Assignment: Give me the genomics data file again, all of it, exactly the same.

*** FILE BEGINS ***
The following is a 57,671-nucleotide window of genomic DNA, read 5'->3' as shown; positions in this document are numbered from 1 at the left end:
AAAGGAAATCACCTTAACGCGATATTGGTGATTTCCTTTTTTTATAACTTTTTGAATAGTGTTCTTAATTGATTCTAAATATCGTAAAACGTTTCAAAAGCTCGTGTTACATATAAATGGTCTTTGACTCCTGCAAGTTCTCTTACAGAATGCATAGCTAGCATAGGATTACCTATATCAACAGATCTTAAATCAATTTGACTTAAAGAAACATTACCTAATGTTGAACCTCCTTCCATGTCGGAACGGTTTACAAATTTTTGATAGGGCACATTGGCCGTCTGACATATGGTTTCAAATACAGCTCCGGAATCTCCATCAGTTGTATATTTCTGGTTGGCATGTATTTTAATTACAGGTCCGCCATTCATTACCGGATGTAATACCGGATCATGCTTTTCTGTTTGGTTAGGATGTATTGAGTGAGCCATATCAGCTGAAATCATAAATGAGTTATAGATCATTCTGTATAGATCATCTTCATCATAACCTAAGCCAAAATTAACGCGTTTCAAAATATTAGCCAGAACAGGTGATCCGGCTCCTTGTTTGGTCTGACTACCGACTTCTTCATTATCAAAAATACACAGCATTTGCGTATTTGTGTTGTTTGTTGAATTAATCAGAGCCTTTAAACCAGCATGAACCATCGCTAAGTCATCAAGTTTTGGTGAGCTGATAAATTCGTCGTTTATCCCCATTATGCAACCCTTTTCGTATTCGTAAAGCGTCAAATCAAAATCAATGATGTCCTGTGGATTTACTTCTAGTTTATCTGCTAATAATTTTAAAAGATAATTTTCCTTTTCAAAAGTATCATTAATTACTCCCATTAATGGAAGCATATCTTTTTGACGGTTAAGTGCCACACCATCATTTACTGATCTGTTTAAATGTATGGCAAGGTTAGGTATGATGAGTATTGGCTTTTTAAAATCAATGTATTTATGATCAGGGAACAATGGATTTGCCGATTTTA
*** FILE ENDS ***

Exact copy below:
The following is a 57,671-nucleotide window of genomic DNA, read 5'->3' as shown; positions in this document are numbered from 1 at the left end:
AAAGGAAATCACCTTAACGCGATATTGGTGATTTCCTTTTTTTATAACTTTTTGAATAGTGTTCTTAATTGATTCTAAATATCGTAAAACGTTTCAAAAGCTCGTGTTACATATAAATGGTCTTTGACTCCTGCAAGTTCTCTTACAGAATGCATAGCTAGCATAGGATTACCTATATCAACAGATCTTAAATCAATTTGACTTAAAGAAACATTACCTAATGTTGAACCTCCTTCCATGTCGGAACGGTTTACAAATTTTTGATAGGGCACATTGGCCGTCTGACATATGGTTTCAAATACAGCTCCGGAATCTCCATCAGTTGTATATTTCTGGTTGGCATGTATTTTAATTACAGGTCCGCCATTCATTACCGGATGTAATACCGGATCATGCTTTTCTGTTTGGTTAGGATGTATTGAGTGAGCCATATCAGCTGAAATCATAAATGAGTTATAGATCATTCTGTATAGATCATCTTCATCATAACCTAAGCCAAAATTAACGCGTTTCAAAATATTAGCCAGAACAGGTGATCCGGCTCCTTGTTTGGTCTGACTACCGACTTCTTCATTATCAAAAATACACAGCATTTGCGTATTTGTGTTGTTTGTTGAATTAATCAGAGCCTTTAAACCAGCATGAACCATCGCTAAGTCATCAAGTTTTGGTGAGCTGATAAATTCGTCGTTTATCCCCATTATGCAACCCTTTTCGTATTCGTAAAGCGTCAAATCAAAATCAATGATGTCCTGTGGATTTACTTCTAGTTTATCTGCTAATAATTTTAAAAGATAATTTTCCTTTTCAAAAGTATCATTAATTACTCCCATTAATGGAAGCATATCTTTTTGACGGTTAAGTGCCACACCATCATTTACTGATCTGTTTAAATGTATGGCAAGGTTAGGTATGATGAGTATTGGCTTTTTAAAATCAATGTATTTATGATCAGGGAACAATGGATTTGCCGATTTTA